K. T. Bradford
January 27, 2010 05:58 pm
The iPad is obviously not the first slate tablet in existence, though some rabid fans and journalists seem to think otherwise. With its $499 starting price, huge app ecosystem, attractive looks, and fast processor, can anyone stop the iPad from dominating the tablet world like the iPod dominates the PMP market? You bet they can!
After we did our hands-on with the iPad this afternoon, we were impressed with the device’s blazing performance and beautiful touch interface, but we also noticed several ways it falls short. If other vendors seize the opportunity to include most if not all of these 11 features into their devices–while delivering a good touch UI–they’ll have a shot at stealing Apple’s thunder.
- Higher-Resolution Screens: The iPad’s 9.7-inch screen displays content at a mere 1024 x 768, 168 pixels more than the average 10-inch netbook, but not nearly enough. The Lenovo IdeaPad U1 Hybrid offers a full 1366 x 768 resolution, a step above 720p and enough to see more of your Web pages or photos.
- A Complete Desktop OS: While some tablet users prefer the scaled-back functionality of a phone OS like the iPhone OS or Google Android, many people want the security and familiarity of a mainstream OS that runs all their desktop apps. With low-power CPUs like the Intel Atom Z series or Nvidia’s Tegra platform it’s more than possible to create a compelling Windows 7 tablet.
- Dual Screens: CES was buzzing about MSI’s dual screen tablet prototype and for good reason. Who doesn’t want a device where one screen can be used as a keyboard or where the whole system can fold in half and fit in a coat pocket?
- Full HD Output: There’s no HDMI port on the iPad and, according to Apple’s site, the best resolution it can output to an external screen is 576p (720 x 704). One of the main use cases of any tablet is for entertainment, but if you buy movies for your tablet, you should be able to output them straight to your TV. Even better than HDMI would be a wireless display technology like Intel’s WiDi or the 1080p-caable WHDI.
- Camera(s). We were hoping the iPad would come with front-facing a webcam for video chats or a back-facing camera for taking pictures. Some even predicted it would have both. Alas, the iPad is camera-less. Tablets should have a webcam for chatting at least; a back-facing camera would be great for augmented reality apps as well as photos.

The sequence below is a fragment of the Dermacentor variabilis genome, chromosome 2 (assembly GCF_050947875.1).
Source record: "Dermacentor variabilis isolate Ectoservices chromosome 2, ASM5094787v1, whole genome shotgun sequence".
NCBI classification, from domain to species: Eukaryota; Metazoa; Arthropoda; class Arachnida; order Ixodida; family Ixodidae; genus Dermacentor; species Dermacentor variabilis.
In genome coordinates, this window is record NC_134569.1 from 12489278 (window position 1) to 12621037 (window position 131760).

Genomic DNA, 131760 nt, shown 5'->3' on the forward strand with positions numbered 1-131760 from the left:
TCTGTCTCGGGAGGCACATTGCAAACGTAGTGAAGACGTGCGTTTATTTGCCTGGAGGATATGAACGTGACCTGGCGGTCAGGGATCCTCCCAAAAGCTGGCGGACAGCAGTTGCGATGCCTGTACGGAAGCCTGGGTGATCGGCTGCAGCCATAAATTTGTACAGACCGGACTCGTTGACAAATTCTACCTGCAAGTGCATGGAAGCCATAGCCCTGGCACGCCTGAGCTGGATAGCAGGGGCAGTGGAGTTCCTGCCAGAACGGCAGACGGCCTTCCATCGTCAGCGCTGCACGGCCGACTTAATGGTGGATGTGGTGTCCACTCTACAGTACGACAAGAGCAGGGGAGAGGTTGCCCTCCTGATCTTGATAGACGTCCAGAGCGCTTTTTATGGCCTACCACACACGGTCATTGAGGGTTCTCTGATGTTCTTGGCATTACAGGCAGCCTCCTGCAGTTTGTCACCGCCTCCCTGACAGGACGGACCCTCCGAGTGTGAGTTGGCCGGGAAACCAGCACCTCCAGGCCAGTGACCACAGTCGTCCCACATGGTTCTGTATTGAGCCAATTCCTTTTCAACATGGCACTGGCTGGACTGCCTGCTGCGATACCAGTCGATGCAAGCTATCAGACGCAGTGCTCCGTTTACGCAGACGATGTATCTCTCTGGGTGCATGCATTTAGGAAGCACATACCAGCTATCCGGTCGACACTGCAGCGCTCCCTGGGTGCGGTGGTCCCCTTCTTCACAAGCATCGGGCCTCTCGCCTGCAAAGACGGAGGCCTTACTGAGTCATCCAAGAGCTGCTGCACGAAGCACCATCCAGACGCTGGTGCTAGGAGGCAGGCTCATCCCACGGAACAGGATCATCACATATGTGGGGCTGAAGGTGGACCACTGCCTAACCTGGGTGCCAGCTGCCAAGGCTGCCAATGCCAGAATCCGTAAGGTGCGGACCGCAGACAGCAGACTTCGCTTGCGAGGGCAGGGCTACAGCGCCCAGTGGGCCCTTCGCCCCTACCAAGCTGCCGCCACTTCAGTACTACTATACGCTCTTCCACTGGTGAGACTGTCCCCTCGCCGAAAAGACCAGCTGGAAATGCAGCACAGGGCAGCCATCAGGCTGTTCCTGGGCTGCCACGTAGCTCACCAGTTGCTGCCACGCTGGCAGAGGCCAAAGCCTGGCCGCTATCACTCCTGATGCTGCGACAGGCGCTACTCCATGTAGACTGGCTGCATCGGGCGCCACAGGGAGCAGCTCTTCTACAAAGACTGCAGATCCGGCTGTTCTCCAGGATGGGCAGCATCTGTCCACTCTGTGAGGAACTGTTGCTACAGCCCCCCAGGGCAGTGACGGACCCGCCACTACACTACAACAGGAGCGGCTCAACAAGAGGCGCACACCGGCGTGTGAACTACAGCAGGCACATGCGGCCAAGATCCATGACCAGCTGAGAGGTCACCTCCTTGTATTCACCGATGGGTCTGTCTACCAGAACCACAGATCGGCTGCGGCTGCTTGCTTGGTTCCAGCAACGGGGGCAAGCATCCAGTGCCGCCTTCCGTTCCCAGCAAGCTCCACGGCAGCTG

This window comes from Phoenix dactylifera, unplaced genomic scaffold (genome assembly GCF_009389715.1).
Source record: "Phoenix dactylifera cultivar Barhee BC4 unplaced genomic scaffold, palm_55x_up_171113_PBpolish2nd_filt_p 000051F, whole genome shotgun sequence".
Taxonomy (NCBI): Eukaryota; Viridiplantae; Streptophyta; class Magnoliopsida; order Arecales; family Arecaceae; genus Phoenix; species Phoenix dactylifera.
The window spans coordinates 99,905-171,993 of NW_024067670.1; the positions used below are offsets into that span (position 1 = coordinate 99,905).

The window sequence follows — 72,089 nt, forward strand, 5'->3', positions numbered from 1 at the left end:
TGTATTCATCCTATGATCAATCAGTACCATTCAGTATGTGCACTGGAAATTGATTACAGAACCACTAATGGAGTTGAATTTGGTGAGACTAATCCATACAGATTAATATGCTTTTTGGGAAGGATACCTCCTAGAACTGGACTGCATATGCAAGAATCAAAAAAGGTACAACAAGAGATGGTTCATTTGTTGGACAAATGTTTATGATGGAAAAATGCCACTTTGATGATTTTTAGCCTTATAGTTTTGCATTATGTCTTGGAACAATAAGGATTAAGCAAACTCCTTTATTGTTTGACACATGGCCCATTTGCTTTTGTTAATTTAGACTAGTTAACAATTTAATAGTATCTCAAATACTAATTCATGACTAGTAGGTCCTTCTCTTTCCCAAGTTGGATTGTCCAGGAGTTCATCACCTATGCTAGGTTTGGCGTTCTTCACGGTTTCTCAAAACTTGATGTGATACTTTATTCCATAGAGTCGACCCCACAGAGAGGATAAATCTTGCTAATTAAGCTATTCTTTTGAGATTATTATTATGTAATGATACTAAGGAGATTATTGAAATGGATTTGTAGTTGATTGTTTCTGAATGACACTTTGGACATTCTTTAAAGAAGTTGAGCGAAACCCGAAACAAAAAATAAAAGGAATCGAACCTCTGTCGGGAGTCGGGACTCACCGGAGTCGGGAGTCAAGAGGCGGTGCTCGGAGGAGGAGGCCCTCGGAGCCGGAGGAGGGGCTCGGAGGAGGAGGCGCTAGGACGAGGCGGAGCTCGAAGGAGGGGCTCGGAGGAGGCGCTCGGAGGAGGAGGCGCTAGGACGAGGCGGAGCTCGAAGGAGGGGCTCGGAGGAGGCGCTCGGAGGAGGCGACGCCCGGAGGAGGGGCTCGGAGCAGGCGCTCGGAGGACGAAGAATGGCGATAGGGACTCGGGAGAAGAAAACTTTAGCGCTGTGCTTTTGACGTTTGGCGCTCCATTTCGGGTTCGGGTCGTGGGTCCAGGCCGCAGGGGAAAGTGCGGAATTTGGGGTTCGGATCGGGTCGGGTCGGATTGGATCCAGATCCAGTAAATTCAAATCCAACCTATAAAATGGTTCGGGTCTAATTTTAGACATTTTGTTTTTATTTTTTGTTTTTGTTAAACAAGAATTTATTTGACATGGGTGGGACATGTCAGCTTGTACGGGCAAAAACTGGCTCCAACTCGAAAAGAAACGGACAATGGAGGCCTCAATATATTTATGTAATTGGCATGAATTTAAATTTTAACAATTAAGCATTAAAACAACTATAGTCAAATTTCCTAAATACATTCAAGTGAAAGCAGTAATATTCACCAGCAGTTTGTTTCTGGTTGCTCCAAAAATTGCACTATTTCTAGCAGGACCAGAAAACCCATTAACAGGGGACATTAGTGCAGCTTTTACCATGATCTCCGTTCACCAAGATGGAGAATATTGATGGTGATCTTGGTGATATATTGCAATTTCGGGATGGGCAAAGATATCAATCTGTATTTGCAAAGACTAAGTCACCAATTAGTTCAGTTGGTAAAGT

- A Robust Dock. Seeing that the iPad already has a dock and keyboard accessory caused many to breathe a sigh of relief, especially when looking at the promised functionality of iWork. Still, a dock that does more with a better eye toward portability would be even better. The lack of ports could be alleviated by a good dock with all the connections users have come to expect on notebooks (or, at least, netbooks). We like Lenovo’s IdeaPad U1 so much because the dock is essentially the other half of a notebook, allowing for the portability and ease of a slate and the convenience of a netbook in one package. Not all docks need to go to the same;level, they just need to offer a decent number of options.
- Multitasking. This is one area where all Android tablets have the iPad beat out of the gate. The ability to run multiple programs at once is a pretty basic requirement for a computer-like device, even a tablet. Tablets running the aforementioned Android plus those few that run windows (like the Archos 9) and any that run other flavors of Linux have multitasking built in. Even iPhone owners have long wished for this ability.
- Browser Flash Support. At least the iPad isn’t alone here – Android tablets face the same lack of support for Flash in the native browser. It’s not just about video content, either. The Web is chock full of Flash and tablets need to support it if they claim to put all the wonders of the Internet at our fingertips.
- USB Ports: Every device needs at least one USB port, though we like the one full-size and one mini combination we last saw on the Camangi WebStation. There’s a reason every computer comes with these now. Not only are they useful for connecting peripherals and accessories but also external drives and flash memory. Allowing a tablet to charge via USB, like a smart phone, is a huge plus.
- A Memory Card Reader: Though Apple may feel that the Camera Connection Kit is satisfactory, many would appreciate an integrated reader that doesn’t require us to carry several extra connectors just in case.
- Haptic Feedback: Most Android phones already support haptic feedback, which can make a virtual button feel like a physical one. The keyboard on the MSI dual screen tablet prototype even has adjustable levels of feedback that gave the keys a nice tactile feel. If you want users to type on screen, it helps to give them a more realistic typing experience.
The tablet race has just begun and, while Apple has made a compelling product, the press it has received may actually help some competitors by bringing more attention to the tablet category. If vendors listen to their customers, they may be able to create something even stronger.